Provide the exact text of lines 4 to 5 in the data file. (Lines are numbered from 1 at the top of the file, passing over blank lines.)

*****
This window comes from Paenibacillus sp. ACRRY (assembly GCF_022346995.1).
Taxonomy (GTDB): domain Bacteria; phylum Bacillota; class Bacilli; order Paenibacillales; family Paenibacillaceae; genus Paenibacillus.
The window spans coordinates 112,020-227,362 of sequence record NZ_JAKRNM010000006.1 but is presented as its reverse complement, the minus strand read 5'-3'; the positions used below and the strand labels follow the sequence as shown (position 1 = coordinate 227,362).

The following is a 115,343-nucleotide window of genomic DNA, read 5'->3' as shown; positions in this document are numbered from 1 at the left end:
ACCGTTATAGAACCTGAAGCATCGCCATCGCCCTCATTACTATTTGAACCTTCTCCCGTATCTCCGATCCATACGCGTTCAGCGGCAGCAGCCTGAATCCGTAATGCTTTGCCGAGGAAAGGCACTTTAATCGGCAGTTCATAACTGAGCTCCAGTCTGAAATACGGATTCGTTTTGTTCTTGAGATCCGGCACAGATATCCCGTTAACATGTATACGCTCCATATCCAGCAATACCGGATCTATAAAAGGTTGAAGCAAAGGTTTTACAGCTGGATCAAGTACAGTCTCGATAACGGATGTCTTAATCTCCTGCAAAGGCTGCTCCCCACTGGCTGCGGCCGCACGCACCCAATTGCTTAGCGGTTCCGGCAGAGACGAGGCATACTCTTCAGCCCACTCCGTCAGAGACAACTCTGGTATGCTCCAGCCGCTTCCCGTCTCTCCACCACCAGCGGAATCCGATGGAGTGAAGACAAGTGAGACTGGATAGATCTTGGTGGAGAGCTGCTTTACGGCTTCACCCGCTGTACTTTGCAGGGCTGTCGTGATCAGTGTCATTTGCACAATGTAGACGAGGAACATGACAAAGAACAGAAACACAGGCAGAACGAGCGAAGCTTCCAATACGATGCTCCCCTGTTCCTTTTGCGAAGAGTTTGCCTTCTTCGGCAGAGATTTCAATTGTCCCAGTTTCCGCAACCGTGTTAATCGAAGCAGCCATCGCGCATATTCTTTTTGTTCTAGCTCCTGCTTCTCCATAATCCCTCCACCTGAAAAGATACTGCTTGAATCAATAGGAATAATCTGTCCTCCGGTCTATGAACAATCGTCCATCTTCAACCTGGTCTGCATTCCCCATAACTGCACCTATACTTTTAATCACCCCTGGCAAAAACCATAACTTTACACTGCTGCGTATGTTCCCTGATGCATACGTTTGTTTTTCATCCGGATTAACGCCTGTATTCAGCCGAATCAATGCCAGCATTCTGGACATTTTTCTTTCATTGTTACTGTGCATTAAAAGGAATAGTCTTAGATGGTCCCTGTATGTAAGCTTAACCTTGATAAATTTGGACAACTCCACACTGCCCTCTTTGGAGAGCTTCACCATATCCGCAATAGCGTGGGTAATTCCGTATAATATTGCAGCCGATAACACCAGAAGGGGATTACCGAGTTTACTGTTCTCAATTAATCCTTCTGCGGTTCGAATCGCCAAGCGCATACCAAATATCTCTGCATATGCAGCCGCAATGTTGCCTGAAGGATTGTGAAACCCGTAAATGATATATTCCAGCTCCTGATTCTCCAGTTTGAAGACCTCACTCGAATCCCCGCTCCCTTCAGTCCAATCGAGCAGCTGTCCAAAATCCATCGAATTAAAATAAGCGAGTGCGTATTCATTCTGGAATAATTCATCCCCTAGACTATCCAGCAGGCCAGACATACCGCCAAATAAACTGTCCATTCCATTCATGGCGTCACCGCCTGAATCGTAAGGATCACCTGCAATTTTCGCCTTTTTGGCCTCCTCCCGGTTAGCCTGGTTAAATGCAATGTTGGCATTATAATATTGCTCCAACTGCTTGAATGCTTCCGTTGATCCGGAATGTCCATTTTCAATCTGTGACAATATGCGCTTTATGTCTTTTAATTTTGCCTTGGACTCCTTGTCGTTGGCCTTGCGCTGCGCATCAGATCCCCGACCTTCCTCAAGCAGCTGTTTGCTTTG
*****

The following is a 115,343-nucleotide window of genomic DNA, read 5'->3' as shown; positions in this document are numbered from 1 at the left end:
ACCGTTATAGAACCTGAAGCATCGCCATCGCCCTCATTACTATTTGAACCTTCTCCCGTATCTCCGATCCATACGCGTTCAGCGGCAGCAGCCTGAATCCGTAATGCTTTGCCGAGGAAAGGCACTTTAATCGGCAGTTCATAACTGAGCTCCAGTCTGAAATACGGATTCGTTTTGTTCTTGAGATCCGGCACAGATATCCCGTTAACATGTATACGCTCCATATCCAGCAATACCGGATCTATAAAAGGTTGAAGCAAAGGTTTTACAGCTGGATCAAGTACAGTCTCGATAACGGATGTCTTAATCTCCTGCAAAGGCTGCTCCCCACTGGCTGCGGCCGCACGCACCCAATTGCTTAGCGGTTCCGGCAGAGACGAGGCATACTCTTCAGCCCACTCCGTCAGAGACAACTCTGGTATGCTCCAGCCGCTTCCCGTCTCTCCACCACCAGCGGAATCCGATGGAGTGAAGACAAGTGAGACTGGATAGATCTTGGTGGAGAGCTGCTTTACGGCTTCACCCGCTGTACTTTGCAGGGCTGTCGTGATCAGTGTCATTTGCACAATGTAGACGAGGAACATGACAAAGAACAGAAACACAGGCAGAACGAGCGAAGCTTCCAATACGATGCTCCCCTGTTCCTTTTGCGAAGAGTTTGCCTTCTTCGGCAGAGATTTCAATTGTCCCAGTTTCCGCAACCGTGTTAATCGAAGCAGCCATCGCGCATATTCTTTTTGTTCTAGCTCCTGCTTCTCCATAATCCCTCCACCTGAAAAGATACTGCTTGAATCAATAGGAATAATCTGTCCTCCGGTCTATGAACAATCGTCCATCTTCAACCTGGTCTGCATTCCCCATAACTGCACCTATACTTTTAATCACCCCTGGCAAAAACCATAACTTTACACTGCTGCGTATGTTCCCTGATGCATACGTTTGTTTTTCATCCGGATTAACGCCTGTATTCAGCCGAATCAATGCCAGCATTCTGGACATTTTTCTTTCATTGTTACTGTGCATTAAAAGGAATAGTCTTAGATGGTCCCTGTATGTAAGCTTAACCTTGATAAATTTGGACAACTCCACACTGCCCTCTTTGGAGAGCTTCACCATATCCGCAATAGCGTGGGTAATTCCGTATAATATTGCAGCCGATAACACCAGAAGGGGATTACCGAGTTTACTGTTCTCAATTAATCCTTCTGCGGTTCGAATCGCCAAGCGCATACCAAATATCTCTGCATATGCAGCCGCAATGTTGCCTGAAGGATTGTGAAACCCGTAAATGATATATTCCAGCTCCTGATTCTCCAGTTTGAAGACCTCACTCGAATCCCCGCTCCCTTCAGTCCAATCGAGCAGCTGTCCAAAATCCATCGAATTAAAATAAGCGAGTGCGTATTCATTCTGGAATAATTCATCCCCTAGACTATCCAGCAGGCCAGACATACCGCCAAATAAACTGTCCATTCCATTCATGGCGTCACCGCCTGAATCGTAAGGATCACCTGCAATTTTCGCCTTTTTGGCCTCCTCCCGGTTAGCCTGGTTAAATGCAATGTTGGCATTATAATATTGCTCCAACTGCTTGAATGCTTCCGTTGATCCGGAATGTCCATTTTCAATCTGTGACAATATGCGCTTTATGTCTTTTAATTTTGCCTTGGACTCCTTGTCGTTGGCCTTGCGCTGCGCATCAGATCCCCGACCTTCCTCAAGCAGCTGTTTGCTTTG